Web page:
Alien: Covenant is a capably made film, with excellent visuals and decent casting, but fails in the script department. The story is a muddled mess of conflicting character motivations, religious overtones and comes off as an attempt to merge the original Alien with a much deeper film. Ridley Scott tries to present a moral tale about creation, paradise and a father’s failings in the eyes of his vengeful son. Instead what we get is an Alien movie with Paradise Lost shoehorned in. Although the majority of the film is capably made, the awful script weighs down what could have been a good film.
Before I get into this review, I have to tell you a little story. It’s a story that explains why I would even watch this train wreck of a movie, and what could’ve possibly caused me to think it might be good.
I have always been a fan of the Alien franchise. Although the xenomorphs gave me nightmares as a child when I saw action figures advertised on television, as a young adult I was enthralled by the powerful, seemingly immortal black bug creatures.
So when Prometheus was announced, I was very enthusiastic about the film. It was an utter disappointment. But Ridley Scott as a director has always been a little hit and miss for me. When Alien: Covenant received positive reviews I assumed that Scott had corrected the mistakes from Prometheus. After all, a film that had 71% on Rotten Tomatoes couldn’t be all that bad right?
Yes. Yes it can.
The film opens with a prologue, showing David’s first moments of life. It doesn’t bode well for a film when the prologue is its best scene. And this is a truly great scene. We see Guy Pearce in his glory, not covered in pounds of old man make up. The interplay between David and his creator is marvelous. And as a storytelling element it checks all the boxes: it telegraphs the struggle to come, it explains David’s motivation, and helps to remind the audience of the previous film. And most importantly, unlike the rest of the film, which has the subtlety of a sledgehammer, the prologue does not feel the need to spell everything out for the audience.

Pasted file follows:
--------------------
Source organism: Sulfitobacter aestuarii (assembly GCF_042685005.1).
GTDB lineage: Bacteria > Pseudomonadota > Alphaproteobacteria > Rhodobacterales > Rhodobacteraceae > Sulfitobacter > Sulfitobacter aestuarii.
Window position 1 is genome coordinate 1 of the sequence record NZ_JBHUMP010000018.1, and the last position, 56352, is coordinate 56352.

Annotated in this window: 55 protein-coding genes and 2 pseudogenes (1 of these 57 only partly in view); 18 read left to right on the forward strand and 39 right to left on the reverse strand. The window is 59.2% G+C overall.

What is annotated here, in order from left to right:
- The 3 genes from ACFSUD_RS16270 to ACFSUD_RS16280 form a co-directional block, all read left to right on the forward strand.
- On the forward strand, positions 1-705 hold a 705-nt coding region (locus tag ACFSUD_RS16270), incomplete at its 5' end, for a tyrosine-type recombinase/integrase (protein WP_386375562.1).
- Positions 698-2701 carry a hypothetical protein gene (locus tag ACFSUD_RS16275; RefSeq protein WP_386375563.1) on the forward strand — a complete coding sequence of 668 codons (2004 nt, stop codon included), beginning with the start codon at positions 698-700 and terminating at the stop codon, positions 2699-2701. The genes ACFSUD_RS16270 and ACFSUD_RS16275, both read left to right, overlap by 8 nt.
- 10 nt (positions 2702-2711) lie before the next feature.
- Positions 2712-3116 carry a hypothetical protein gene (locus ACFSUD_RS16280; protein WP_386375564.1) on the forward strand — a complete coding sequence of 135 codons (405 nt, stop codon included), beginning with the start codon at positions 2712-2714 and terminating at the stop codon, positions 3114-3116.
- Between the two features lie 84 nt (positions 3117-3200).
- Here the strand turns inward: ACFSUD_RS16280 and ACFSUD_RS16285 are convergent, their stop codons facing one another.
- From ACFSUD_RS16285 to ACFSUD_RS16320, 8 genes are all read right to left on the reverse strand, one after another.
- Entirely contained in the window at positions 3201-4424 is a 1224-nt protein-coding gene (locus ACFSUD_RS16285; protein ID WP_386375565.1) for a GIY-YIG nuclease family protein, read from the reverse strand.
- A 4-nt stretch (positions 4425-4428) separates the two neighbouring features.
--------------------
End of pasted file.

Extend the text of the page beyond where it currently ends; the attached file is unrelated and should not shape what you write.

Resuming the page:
The most important part of the scene is when David makes an observation to Peter Weyland. In the same sentence he both reminds Weyland of his own mortality and of David’s superiority. This is a plot point that was left out of Prometheus, where earlier versions of the script had David explaining to his shipmates that he was superior to them. He said it without malice, just as he says it to Weyland, not as a reproach but as a clinical observation. But the moment that ties the scene together is what comes next. Weyland is visibly upset by David’s observation. His mentor becomes cold, and he orders David to bring him some tea with the air of a master to a servant. David complies, but the look on his face is one not of contempt but disappointment.
Thus begins the actual movie, and my utter disappointment with it. The real problem with this film is that it started good but increasingly became worse as time progressed.
We are next greeted with a scene of a colony ship traveling through space. Michael Fassbender appears, portraying Walter, an updated synthetic human. We watch Walter as he goes about his duties much in the same way that David went about his in opening of Prometheus. Michael Fassbender is a marvelous actor, and his portrayals both of Walter and of David in this film are very good. But I just can’t get over the American accent Fassbender uses when he plays Walter. While David speaks with a British accent clearly modeled after Peter O’Toole from Lawrence of Arabia, Walter uses a harsh tone of voice, gravelly and reminiscent of a southern truck driver. I have to assume that this accent was a conscious choice made by Fassbender. I can’t imagine that he’s that bad at portraying an American accent.